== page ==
BY PHILLIP CEASE
My Last Nerve: We’re gonna need a bigger gift shop
South Carolina, like most states, has a state flag, a state flower (Yellow Jessamine), a state bird (Carolina Wren) and not one but two state songs (“Carolina” and “South Carolina on My Mind”).
Dum Spiro Spero is one of two state mottoes. Now, if house bill 3078 should pass, that Latin phrase (“While I breathe, I hope”) would also become the official state anthem. An anthem is supposed to have a tune or melody. No music is provided in the bill.
If it seems bizarre that South Carolina would need a state motto, or two, and a tuneless state anthem (did we mention that we also have two state songs?), you may be befuddled by all the other official state stuff we already have.
There’s the official state animal, the whitetail deer. “The State Popular Music” — beach music, which shouldn’t be confused with “The State Music,” “the spiritual.” We have an official State Dance (the Shag) and an official State Waltz (the Richardson). An entire article in the South Carolina Code of Laws is dedicated to official emblems, pledges, and observances.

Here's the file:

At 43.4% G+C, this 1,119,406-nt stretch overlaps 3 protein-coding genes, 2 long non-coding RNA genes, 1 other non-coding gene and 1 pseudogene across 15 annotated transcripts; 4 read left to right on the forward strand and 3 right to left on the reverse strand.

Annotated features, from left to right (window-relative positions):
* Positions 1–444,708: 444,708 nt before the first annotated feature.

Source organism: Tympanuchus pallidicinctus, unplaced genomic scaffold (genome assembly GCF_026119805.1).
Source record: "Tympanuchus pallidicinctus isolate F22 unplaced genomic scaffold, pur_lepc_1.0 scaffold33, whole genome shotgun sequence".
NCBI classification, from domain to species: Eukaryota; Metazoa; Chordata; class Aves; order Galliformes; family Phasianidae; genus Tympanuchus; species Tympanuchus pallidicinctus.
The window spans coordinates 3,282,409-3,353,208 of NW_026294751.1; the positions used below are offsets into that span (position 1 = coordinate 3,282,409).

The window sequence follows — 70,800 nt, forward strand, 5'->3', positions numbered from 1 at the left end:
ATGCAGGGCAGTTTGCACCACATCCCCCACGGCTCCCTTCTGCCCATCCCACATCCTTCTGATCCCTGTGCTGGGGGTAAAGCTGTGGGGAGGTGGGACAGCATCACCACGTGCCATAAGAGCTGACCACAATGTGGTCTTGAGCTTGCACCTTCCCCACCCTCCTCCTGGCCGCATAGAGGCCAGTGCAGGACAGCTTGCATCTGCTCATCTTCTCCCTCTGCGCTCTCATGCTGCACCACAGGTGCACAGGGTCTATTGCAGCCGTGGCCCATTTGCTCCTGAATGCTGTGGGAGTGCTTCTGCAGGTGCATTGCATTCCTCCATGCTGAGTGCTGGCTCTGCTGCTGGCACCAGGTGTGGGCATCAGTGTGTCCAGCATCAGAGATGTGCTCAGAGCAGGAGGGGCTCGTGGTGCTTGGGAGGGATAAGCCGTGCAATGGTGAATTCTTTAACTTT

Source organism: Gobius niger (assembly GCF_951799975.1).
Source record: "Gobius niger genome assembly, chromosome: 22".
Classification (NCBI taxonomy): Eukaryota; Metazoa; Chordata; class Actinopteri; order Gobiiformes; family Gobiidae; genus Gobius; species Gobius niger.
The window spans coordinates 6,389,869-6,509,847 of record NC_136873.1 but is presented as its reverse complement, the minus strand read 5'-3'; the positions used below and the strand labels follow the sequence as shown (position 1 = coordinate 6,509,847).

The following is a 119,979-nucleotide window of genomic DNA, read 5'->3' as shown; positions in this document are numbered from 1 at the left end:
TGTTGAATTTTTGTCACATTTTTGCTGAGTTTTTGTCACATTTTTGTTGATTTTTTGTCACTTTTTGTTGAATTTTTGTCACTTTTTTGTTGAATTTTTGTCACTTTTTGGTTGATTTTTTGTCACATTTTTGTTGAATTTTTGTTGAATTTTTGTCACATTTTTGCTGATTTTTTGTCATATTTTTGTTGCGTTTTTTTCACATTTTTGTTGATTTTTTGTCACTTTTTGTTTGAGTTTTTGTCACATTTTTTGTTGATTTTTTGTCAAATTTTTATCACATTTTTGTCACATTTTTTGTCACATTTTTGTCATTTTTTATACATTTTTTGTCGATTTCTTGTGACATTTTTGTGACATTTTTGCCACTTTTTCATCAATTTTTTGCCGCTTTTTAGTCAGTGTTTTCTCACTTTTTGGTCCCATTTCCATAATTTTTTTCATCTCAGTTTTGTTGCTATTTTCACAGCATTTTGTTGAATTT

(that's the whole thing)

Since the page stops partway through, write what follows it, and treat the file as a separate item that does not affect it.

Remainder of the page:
Every piece of official state paraphernalia began life as a bill that went through separate House and Senate committee hearings, was voted on by all the members of each house, and then was signed by the governor.
The law determining the official State Beverage — milk! — was enacted in 1984. The State Hospitality Beverage — tea, of course — was passed in 1995. And so it rolls down through the years.
The bill for the State Heritage Horse (it’s the Marsh Tacky) was passed in 2010. We had to wait until 2014 for the legislature to finally enact the Official State Picnic Cuisine, bringing to a close years of confusion before we learned that it’s barbecue.
That same year, the General Assembly guided us along the path by designating the State Heritage Work Horse. Spoiler alert: It’s the Mule.
But so much remains to be done. How long must we wait to find out that the official state Sandwich Filling is pimento cheese? How many hours must the legislature spend on passing meaningful laws before it reveals that the official state alcoholic beverage is micro-brewed beer?
Will it ever consecrate the official state slogan, “It’s a great day in South Carolina!”?
And where is the official state euphemism? Everyone already knows it’s “Hiking the Appalachian Trail.” Or the official state Pecan Festival?
Oh wait. We already have an official state Pecan Festival. It’s in Florence.
Don’t you feel better now?
As H. 3078 progresses through both chambers, as seems likely, we need to keep in mind that at some point this could really get out of hand.